“What I try to stress to people is that they’re really helping out their community by staying home,” said Joan Hicks, a corps staff member.
The Corona Corps recruits students like Hicks, a recently graduated psychology major with a minor in global health, and Wyatt Keuter, a doctoral candidate in counseling psychology with undergraduate degrees in psychology and sociology, on the strength of their familiarity with health sciences.
But perhaps even more important are strong interpersonal skills and ability to work with culturally diverse individuals.
Keuter said his counseling program emphasizes holistic health and considers a patient’s cultural background and life experiences. And his own experience as a medical assistant and as an emergency medic in the military has taught him to connect with people from a variety of backgrounds.
Hicks said she likes to thoroughly review the contact’s file to make sure she has as complete a picture of the person and their circumstances as possible.
“With the case numbers on the rise, it’s kind of difficult to make sure everyone feels prioritized, rather than that I’m just someone going through names on a computer,” she said.
The students need to be empathetic and build trust with contacts who may be distrustful of governmental agencies, Measelle said. That’s why hiring a culturally diverse group of students was so important.
“We’re dropping a bomb on people in our community,” he said. “We have to work with every person and encourage them to buy into the objective of quarantining. It takes genuine people skills, namely the ability to connect empathically with someone being asked to do something really challenging.”
If the number of COVID-19 cases in Lane County surges, so will the Corona Corps. Measelle said as that happens, he hopes any student who wants to be a part of the effort considers applying.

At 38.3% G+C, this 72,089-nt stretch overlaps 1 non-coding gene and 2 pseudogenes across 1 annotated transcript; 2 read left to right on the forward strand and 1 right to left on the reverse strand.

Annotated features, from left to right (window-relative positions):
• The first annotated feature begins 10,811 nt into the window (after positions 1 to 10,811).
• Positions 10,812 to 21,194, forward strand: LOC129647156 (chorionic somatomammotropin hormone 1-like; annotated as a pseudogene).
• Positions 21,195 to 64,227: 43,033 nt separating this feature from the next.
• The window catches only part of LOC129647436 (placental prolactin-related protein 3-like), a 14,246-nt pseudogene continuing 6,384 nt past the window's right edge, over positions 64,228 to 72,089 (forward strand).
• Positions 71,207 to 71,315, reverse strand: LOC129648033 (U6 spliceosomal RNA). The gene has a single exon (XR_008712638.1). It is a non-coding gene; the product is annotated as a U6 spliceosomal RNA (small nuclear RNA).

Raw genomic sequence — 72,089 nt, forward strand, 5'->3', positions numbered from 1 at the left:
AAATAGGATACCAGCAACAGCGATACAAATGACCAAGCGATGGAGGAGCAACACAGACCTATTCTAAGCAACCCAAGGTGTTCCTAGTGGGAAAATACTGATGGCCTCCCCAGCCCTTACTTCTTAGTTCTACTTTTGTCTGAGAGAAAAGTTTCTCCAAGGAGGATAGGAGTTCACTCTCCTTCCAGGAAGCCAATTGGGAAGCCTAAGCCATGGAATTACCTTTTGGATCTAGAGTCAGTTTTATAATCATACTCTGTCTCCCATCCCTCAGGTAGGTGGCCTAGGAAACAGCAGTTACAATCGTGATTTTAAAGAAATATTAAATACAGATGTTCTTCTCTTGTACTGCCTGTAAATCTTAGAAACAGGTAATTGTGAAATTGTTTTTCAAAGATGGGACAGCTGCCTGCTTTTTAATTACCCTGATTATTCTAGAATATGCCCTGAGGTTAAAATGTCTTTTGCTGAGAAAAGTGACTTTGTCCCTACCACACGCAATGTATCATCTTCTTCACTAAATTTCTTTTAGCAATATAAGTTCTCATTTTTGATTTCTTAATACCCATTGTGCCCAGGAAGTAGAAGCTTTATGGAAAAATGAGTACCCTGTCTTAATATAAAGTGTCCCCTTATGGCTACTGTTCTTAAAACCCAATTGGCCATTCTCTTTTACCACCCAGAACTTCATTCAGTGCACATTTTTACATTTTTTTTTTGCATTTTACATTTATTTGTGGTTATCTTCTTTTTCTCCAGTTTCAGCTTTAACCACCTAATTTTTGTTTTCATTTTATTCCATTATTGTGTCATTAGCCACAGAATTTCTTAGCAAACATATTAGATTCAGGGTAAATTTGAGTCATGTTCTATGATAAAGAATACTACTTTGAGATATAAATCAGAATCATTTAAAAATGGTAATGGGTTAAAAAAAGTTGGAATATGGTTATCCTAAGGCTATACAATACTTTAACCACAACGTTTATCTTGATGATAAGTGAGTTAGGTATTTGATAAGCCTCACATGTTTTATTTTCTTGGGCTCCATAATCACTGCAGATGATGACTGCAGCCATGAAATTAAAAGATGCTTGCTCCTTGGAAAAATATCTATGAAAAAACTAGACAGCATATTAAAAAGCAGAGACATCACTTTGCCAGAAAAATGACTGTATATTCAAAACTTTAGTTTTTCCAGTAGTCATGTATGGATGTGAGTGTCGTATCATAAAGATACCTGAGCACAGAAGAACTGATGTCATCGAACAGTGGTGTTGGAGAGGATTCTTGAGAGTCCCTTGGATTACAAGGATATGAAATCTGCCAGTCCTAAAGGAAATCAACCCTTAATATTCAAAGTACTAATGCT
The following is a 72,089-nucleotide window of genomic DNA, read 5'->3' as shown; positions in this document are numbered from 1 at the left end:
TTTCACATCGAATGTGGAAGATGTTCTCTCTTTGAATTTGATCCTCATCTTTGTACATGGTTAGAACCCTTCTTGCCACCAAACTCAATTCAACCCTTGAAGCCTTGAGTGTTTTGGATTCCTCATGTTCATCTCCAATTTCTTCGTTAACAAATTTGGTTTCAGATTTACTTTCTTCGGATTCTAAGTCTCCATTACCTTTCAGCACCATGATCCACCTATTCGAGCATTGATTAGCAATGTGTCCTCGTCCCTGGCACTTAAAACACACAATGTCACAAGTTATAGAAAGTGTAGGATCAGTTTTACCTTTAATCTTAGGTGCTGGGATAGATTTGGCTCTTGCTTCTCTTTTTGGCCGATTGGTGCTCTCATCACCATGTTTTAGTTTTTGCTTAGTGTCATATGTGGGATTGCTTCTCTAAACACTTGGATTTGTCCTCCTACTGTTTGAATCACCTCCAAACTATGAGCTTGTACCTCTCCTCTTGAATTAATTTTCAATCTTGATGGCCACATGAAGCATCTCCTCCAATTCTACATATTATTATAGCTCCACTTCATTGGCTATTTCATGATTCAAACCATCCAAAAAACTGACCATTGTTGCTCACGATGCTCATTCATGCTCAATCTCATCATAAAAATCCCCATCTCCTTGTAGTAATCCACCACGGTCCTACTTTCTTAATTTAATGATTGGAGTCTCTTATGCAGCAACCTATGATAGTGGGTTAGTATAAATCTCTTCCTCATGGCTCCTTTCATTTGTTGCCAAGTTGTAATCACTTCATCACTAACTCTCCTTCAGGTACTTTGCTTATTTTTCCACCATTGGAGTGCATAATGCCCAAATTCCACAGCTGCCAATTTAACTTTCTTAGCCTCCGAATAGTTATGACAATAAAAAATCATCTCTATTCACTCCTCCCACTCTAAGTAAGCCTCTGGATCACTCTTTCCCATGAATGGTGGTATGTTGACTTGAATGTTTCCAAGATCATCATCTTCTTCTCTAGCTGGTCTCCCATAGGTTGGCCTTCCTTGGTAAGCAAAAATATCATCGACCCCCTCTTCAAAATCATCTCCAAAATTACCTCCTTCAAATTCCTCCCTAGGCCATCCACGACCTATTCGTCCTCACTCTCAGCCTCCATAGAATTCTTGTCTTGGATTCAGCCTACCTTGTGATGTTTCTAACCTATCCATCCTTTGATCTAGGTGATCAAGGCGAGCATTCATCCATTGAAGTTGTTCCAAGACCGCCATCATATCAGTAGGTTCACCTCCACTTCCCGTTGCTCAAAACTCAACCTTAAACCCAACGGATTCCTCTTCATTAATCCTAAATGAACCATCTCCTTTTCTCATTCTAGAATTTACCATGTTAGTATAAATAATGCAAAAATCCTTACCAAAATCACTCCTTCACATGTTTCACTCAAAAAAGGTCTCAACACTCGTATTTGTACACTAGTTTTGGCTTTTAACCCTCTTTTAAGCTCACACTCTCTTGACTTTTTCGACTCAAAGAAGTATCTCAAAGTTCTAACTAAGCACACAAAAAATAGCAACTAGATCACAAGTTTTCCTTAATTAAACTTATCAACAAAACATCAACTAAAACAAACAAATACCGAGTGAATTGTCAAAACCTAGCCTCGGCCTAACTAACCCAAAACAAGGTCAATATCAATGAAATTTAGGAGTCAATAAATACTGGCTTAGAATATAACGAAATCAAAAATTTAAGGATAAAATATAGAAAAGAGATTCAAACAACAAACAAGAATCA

Both Keuter and Hicks said the possibility of a surge is what worries them most, especially if the demand for contact tracing were to outpace the county’s ability to deliver services. But keeping that from happening is a primary motivation for what they’re doing.
“We’re at a point where we can still be tracing everyone and reducing the spread, so this is the time to take it as seriously as possible and be as proactive as possible,” Keuter said.
The University Health Services provides the space for the call center, which can accommodate up to 12 Corona Corps members at a time.
“The Health Center is a logical place for the Corona Corps to operate,” Long said. “It is community and public-health oriented, centrally located on campus and open to serve students.”
The call center operates from 8 a.m. to 5 p.m., seven days a week.
“Ultimately, we will need about 70 students to work several three-hour shifts per week to fill the 12 seats, should Lane County Public Health need us to do so,” Long said. “At that capacity, we think we could contact 400 to 500 contacts per day, which would be a tremendous contribution to public health in the greater UO community and Lane County.”
—By Anna Glavash, University Communications
Editor's note: An earlier photo of three students that accompanied this story has been removed to avoid any confusion about physical distancing expectations. While the students were sitting the required six feet apart, the angle of the photo made it appear they were closer.